Christensen Scorecard Update: Data through Fall 2019

In April I used data from our partners at LISTedTECH to look at the predictions made by Clayton Christensen and Michael Horn about upcoming college closures and mergers. We now have updated data for 2019 as well as new views based on the total number of students affected by schools going out of business. You can see more analysis over at LISTedTECH’s blog post, where Justin breaks out a lot of data.

Prediction Redux

As a reminder, in 2013 Christensen made a bold prediction based on his ubiquitous innovation theory that maybe half of all postsecondary institutions could close within 10-15 years.

(source:, starting at 6:25)

The scary thing is that 15 years from now, maybe half of the universities will be in bankruptcy, including the state schools. But in the end, I’m excited to see that happen.

Christensen then doubled down on his predictions in 2017, humorously saying it might take nine years instead of ten.

Q. Do you still believe, as you’ve said before, that as many as half of colleges and universities will be bankrupt or closed within a decade?

A. Um, yes. [snip] Whether the providers get disrupted within a decade — I might bet that it takes nine years rather than 10. Maybe I’m too scared about the Harvard Business School to be rational about it. But we should worry.

Read the original post to get a deeper examination of whether the predictions are realistic given the data since 2015. The gist of the data analysis was that the vast majority of closures have been from the for-profit sector (which did not seem to be in scope of Christensen’s comments, but we can’t be sure), but the predictions could be realistic if including for-profits but not if applied only to nonprofit institutions.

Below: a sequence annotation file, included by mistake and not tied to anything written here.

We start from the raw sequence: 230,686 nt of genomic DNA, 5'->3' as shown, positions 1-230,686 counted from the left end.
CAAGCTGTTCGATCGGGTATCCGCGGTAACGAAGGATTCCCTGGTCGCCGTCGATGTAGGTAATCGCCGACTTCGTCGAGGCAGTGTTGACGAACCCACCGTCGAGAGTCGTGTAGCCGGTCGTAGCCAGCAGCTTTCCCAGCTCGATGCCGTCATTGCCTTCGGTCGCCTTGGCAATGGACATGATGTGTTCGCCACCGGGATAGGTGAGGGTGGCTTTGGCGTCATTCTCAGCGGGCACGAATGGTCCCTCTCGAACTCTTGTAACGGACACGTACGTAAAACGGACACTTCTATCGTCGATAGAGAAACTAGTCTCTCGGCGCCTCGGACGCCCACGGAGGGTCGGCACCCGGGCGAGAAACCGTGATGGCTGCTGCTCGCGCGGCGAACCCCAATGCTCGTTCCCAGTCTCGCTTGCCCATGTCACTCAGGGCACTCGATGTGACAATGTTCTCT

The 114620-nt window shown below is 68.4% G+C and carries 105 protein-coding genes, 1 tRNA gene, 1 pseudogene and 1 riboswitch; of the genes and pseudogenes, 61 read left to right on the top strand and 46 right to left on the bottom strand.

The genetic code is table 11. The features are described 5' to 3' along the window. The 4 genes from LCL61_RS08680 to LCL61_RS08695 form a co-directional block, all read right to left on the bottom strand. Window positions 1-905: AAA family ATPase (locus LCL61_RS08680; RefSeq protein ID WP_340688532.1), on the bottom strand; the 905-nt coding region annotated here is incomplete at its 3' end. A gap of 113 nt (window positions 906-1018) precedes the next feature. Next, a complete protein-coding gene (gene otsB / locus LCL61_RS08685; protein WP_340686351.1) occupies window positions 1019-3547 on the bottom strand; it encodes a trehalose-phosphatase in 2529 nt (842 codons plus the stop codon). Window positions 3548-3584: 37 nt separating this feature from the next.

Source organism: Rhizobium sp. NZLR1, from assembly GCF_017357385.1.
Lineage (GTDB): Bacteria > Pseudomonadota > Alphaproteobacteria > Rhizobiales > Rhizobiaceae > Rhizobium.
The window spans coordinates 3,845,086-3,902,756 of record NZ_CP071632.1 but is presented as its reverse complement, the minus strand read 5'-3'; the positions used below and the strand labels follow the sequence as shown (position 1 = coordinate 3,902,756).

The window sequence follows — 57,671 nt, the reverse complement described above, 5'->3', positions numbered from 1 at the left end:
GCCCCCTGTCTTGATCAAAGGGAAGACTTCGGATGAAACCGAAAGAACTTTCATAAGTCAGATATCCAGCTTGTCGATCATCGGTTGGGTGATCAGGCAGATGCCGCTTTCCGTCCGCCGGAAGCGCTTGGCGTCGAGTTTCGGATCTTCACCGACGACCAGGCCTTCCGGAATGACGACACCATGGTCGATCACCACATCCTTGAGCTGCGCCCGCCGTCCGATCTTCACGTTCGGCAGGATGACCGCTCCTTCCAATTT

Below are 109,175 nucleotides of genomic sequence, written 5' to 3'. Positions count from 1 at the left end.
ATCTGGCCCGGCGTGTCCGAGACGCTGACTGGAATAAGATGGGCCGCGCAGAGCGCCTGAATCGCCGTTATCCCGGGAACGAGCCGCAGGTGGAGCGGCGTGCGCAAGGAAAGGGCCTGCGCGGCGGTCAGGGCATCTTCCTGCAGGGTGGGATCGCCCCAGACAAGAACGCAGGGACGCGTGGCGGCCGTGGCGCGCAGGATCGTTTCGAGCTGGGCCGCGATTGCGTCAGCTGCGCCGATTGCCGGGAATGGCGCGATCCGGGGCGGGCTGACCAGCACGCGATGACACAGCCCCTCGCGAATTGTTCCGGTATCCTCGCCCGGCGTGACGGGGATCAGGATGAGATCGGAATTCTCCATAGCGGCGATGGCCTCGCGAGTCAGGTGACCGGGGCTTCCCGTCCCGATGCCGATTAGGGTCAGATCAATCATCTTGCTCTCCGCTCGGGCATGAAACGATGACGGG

Updated Data

Since April we have had quite a few news stories about new closures or mergers. Marlboro College, Southern Vermont College, Green Mountain College, etc. How do the new data affect the trends? Below we share updated running totals of closures and mergers since 2011 and running through Fall 2019.

If you include all degree-granting institutions (i.e. for-profits as well as private nonprofits and publics), then the current trends lines show that the 50% closure prediction by 2028 certainly seems feasible. Note, however, that there are fewer than 1,000 for-profit institutions remaining as of Fall 2017 IPEDS data, and the rate of for-profit closures cannot continue more than another 8-10 years (best case / worst case, take your pick).

If you ignore the for-profit sectors, however, then the trend line for private nonprofit and public institution closures & mergers remains far below that needed to hit the 25% level described by Horn or the 50% level described by Christensen. None of this is to say that the trends moving forward will be linear, however.

Christensen does get credit for the timing of the original prediction, as closures and mergers really accelerated starting in 2014.

Adding Enrollments

Campuses vary in size, and counting the number of schools does not capture the full picture. LISTedTECH has updated their enrollment analysis to look at both numbers of institutions and size of total enrollments in the US over time, based on IPEDS data. We are working to generate a running total view of closures that is based on enrollments (i.e. how many students have been directly impacted by schools going out of business) and will share that with you early next year. Below is a chart shared by LISTedTECH. Read through over at LISTedTECH, as they also break down by degree type and sector.